As it celebrates its first hundred years, Finland has a hard-won international reputation for social equity and innovation. We are extremely proud to be launching our first franchise in this wooded Nordic country of 5.5m and 100k lakes, where - our favourite fact of 2017 - there are more saunas than cars!
On 1 April - and easily distinguishable from some of the excellent April Fool's jokes this year - the Guardian published a letter from Christoph on the health of UK cinema exhibition, written in response to a letter (here) from the CEO of the UK Cinema Association, Phil Clapp.
We await Phil's response...
Read Christoph's letter here.
Open Cinema is one of the judges on the film section of this year's Deutsche Bank DBACE awards for creative enterprise. Winners to be announced in April....
Open Cinema this month launches new community cinemas at the St Mungo's Recovery College and at Evolve Housing in Bromley. Ed Stoppard (The Pianist, Upstairs Downstairs) was on hand to help launch Open Cinema Bromley, presenting short film Mate and chatting to members about acting for video games, and how to take the first steps into the industry. Later in the month we'll be opening a groundbreaking community cinema at the St Mungo's Recovery College. More on this to follow...
Great news reached us from GHP Pharma in Australia where we'd won two awards in the international Social Care Awards 2017, for Social Enterprise Communications Excellence, and for Best Media for Development Company 2017. Thanks to everyone who nominated us and to the panel at GHP. This one goes out to our communities!Continue reading
Following the film we made to celebrate the launch of the Power to Change Institute (you can watch it here), Open Cinema has made two more films for the community business-focused lottery fund, and has four more in production. We'll post links to these as they're released.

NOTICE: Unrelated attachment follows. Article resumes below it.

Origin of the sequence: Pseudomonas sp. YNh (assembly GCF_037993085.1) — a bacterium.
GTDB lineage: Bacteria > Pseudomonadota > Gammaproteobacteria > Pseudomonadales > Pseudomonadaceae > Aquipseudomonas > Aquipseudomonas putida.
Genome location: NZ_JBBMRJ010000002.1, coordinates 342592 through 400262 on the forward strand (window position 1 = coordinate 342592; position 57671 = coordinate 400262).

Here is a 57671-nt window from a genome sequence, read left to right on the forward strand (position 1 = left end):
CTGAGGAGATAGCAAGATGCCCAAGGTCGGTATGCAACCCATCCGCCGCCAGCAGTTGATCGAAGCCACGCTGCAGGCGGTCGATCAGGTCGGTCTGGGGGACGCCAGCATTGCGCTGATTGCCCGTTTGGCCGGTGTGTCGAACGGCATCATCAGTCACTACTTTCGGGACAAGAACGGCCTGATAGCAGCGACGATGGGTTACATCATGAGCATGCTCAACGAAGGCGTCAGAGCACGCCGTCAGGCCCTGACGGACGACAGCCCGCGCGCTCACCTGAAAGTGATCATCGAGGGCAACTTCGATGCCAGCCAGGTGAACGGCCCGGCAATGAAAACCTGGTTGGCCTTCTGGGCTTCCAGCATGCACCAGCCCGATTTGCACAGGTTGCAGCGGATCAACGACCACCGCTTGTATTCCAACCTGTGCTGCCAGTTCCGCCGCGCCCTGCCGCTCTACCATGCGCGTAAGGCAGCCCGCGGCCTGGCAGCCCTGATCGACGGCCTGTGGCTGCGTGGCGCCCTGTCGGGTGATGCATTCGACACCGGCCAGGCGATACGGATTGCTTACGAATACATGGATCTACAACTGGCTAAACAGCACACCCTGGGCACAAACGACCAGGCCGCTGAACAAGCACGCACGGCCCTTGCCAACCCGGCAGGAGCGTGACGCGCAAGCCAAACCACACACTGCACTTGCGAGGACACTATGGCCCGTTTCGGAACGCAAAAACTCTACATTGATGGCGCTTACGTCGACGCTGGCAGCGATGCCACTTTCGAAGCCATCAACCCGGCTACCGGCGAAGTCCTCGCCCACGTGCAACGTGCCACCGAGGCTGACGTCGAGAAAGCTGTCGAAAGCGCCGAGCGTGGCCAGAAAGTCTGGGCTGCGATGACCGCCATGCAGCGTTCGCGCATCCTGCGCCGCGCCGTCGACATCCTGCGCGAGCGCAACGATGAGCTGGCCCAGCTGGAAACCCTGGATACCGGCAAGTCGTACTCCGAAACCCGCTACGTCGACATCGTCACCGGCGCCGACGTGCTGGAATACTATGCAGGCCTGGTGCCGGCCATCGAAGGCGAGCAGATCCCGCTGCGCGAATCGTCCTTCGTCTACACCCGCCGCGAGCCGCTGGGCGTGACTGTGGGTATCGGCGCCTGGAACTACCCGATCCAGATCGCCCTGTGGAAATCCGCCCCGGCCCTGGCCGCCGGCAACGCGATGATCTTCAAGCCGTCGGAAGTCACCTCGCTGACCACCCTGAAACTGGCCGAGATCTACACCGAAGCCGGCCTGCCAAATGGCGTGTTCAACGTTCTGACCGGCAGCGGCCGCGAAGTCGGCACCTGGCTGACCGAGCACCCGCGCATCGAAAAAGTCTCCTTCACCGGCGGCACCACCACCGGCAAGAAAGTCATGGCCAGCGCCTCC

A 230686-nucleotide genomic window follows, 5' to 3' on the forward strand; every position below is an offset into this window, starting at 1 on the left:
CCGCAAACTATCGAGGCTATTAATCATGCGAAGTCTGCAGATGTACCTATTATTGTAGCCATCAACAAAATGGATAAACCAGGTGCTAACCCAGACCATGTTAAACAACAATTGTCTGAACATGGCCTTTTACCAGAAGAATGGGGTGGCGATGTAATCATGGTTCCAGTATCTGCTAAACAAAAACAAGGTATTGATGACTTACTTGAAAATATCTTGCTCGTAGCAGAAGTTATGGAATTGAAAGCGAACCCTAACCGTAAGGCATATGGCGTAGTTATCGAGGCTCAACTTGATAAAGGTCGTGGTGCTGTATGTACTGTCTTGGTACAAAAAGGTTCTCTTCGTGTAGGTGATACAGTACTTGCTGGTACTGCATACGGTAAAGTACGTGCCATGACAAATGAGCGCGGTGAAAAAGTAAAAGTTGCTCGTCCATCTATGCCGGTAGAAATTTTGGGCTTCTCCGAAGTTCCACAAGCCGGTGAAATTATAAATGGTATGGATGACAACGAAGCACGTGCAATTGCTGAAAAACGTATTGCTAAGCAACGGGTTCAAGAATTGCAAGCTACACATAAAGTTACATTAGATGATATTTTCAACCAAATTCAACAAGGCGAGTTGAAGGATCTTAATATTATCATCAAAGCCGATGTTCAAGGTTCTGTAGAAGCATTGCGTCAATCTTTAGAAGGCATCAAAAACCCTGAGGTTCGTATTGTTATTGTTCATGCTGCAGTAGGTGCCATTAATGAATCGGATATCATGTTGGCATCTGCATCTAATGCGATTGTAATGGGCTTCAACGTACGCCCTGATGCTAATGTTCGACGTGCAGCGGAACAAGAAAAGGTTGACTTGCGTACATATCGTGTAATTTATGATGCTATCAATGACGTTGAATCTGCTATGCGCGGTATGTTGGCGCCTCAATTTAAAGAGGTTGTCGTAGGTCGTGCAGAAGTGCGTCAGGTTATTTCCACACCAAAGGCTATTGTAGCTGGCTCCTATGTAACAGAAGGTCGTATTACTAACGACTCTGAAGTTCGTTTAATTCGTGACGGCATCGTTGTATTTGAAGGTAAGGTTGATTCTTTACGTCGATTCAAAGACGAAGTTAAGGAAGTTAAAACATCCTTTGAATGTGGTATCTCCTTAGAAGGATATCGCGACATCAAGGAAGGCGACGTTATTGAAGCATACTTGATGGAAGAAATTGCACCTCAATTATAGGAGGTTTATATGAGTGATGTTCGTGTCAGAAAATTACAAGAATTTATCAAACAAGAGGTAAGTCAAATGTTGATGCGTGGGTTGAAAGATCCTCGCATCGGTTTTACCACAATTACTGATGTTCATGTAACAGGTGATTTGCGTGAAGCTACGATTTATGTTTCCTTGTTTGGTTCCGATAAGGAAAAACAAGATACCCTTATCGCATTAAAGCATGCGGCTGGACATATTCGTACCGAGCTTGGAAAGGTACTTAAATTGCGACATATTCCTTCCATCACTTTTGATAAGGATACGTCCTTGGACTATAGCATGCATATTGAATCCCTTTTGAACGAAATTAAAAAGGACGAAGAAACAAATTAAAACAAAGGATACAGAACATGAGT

This month also sees the publication of the Institute's report on the Community Business Market. The report was composed by researchers at Social Finance, and we contributed data and analysis along with colleagues at Bigger Picture Research and Arts Council England. You can find more on the report over on our Impact page.Continue reading
The Open Cinema has bagged the top RSA Scaling Catalyst Award, from a competitive field of over 30 fast-growing social enterprises. Worth £10,000, the award has helped us develop the new foundation website (launching soon, with support from the amazing Assemble), and co-author a bid with a lottery fund to create a national network of community businesses. We'll be blogging in December about the work the award has supported, and look forward to seeing it boost our impact in 2017 and beyond.
Over thirty peer organisations who work with the arts to improve the lives of homeless people met at Esmee Fairbairn Foundation to share ideas, experience, fellowship and plans. The project has emerged from the Homeless Link-led Get Creative (download report here) to whose advisory committee Open Cinema was a contributor. We look forward to the next quarterly meeting, to welcoming new members, and fostering a national and international movement of arts/homeless practicioners.
St Mungo's in Chancery Lane, London, have been running a season called How to Chane the World, featuring classics like Dr Strangelove, Big, and the 3hr 30mins Its a Mad, Mad, Mad, Mad World. But the centrepiece took place on August 29 when Grierson-winning director Jerry Rothwell (Deep Water, Town of Runners) appeared to introduce and discuss his documentary history of Greenpeace, the Sundance-winning How to Change the World, which opened Sheffield Doc/Fest in 2015. Our regulars, some of whom remembered the first actions Greenpeace took to stop whaling and artic drilling, engaged Jerry in conversation about the film, the season, and the world.
On 4 July, the BFI hosted the first Open Cinema Digital Pathways Showcase. 60 delegates from over 20 organisations watched four short films from two groundbreaking new 'tech inclusion' programmes on which Open Cinema has been working with partners including the Tinder Foundation, Homeless Link, Evolve Housing + Support, Richmond-upon-Thames College, Living Networks, and with support from funders the Big Lottery Fund and Cisco Systems.
A panel made up of leaders from these organisations engaged in lively discussion of the issues of digital skills and an inclusive economy with an audience of programme participants and other invited guests following the screenings. Refreshments were served to an electronica soundtrack and much constructive hobnobbing took place.Continue reading